Approaching slowly, the moray eyes the puffer, pauses to assess its target, and then suddenly springs into action, grasping the unsuspecting pufferfish in its jaws. Attempting to escape, the pufferfish inflates to nearly twice its size.
While the eel initially appears to struggle to keep its jaws clamped around the inflated fish, it eventually succeeds in crushing it like a balloon before seemingly swallowing it whole.
The battle was captured by diver Vital Bazarov, who was on a recreational dive with friends when he stumbled upon the incident.
Both fish employ drastically different, yet effective, methods of defense and attack.
When threatened, pufferfish inhale large amounts of water into their abdomen. Their inflated bodies make it difficult for eels to maintain their grip, allowing the fish to escape.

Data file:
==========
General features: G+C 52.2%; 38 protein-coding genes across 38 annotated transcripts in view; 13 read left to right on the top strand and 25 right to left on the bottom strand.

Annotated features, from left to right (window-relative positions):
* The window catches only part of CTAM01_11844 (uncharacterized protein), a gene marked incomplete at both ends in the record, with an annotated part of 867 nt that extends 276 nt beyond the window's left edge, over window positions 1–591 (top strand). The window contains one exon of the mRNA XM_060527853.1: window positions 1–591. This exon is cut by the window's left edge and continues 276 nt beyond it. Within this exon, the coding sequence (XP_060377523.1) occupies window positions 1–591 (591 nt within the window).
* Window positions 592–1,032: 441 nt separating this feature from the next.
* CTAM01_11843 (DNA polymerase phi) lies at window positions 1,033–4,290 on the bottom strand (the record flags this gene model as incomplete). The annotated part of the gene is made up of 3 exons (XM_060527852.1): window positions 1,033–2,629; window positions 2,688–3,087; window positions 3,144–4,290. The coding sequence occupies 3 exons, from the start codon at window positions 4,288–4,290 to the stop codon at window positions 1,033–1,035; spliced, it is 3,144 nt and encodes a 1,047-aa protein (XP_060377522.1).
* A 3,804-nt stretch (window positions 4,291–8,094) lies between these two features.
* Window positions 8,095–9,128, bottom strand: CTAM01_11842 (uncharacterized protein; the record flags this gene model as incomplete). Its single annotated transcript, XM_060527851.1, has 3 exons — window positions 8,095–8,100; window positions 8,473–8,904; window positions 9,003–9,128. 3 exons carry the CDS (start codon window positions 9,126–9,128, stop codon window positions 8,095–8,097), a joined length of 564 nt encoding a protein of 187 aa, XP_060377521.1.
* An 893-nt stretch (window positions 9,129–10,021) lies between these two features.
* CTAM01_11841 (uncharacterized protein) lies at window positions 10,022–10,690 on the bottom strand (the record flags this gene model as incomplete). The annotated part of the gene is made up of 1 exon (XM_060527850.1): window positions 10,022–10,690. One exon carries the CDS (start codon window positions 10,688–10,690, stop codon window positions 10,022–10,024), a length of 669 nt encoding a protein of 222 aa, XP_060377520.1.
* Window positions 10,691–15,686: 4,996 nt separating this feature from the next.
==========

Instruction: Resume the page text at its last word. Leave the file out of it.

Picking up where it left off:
Eels, on the other hand, take a more aggressive approach to ensnaring their prey. They have a second set of teeth, pharyngeal jaws, that allow them to simultaneously grab prey while sucking it further into their mouth. Eels are the only known vertebrae with this adaptation.
Holly Bourbon, the director of dive programs at the National Aquarium, explains this second jaw is an essential tool for eels to secure their catch.
"Eels will also tie themselves in a knot and then untie as that action will help create a back pressure to help ingest prey," explained Bourbon.
(Watch a puffer fish escape from the jaws of an eel.)
Puffing up their bodies isn't the only method of defense used by pufferfish. Some are also highly toxic.
It's possible that by successfully grasping and eating a pufferfish, this moray eel's meal will be its last. Pufferfish toxins are synthesized from bacteria in the animals they eat and are contained in their liver and gonads. Whether or not an eel survives its pufferfish dinner varies by the pufferfish's species, geographic region, and time of year.
In Japan, pufferfish are a delicacy called fugu, but one incorrectly prepared piece of fish is capable of killing a person. Tetrodotoxin, found in some pufferfish species, is a thousand times more deadly to humans than cyanide.
The toxin they contain is known as tetrodotoxin, which causes damage to the nervous system. Currently there is no known antidote.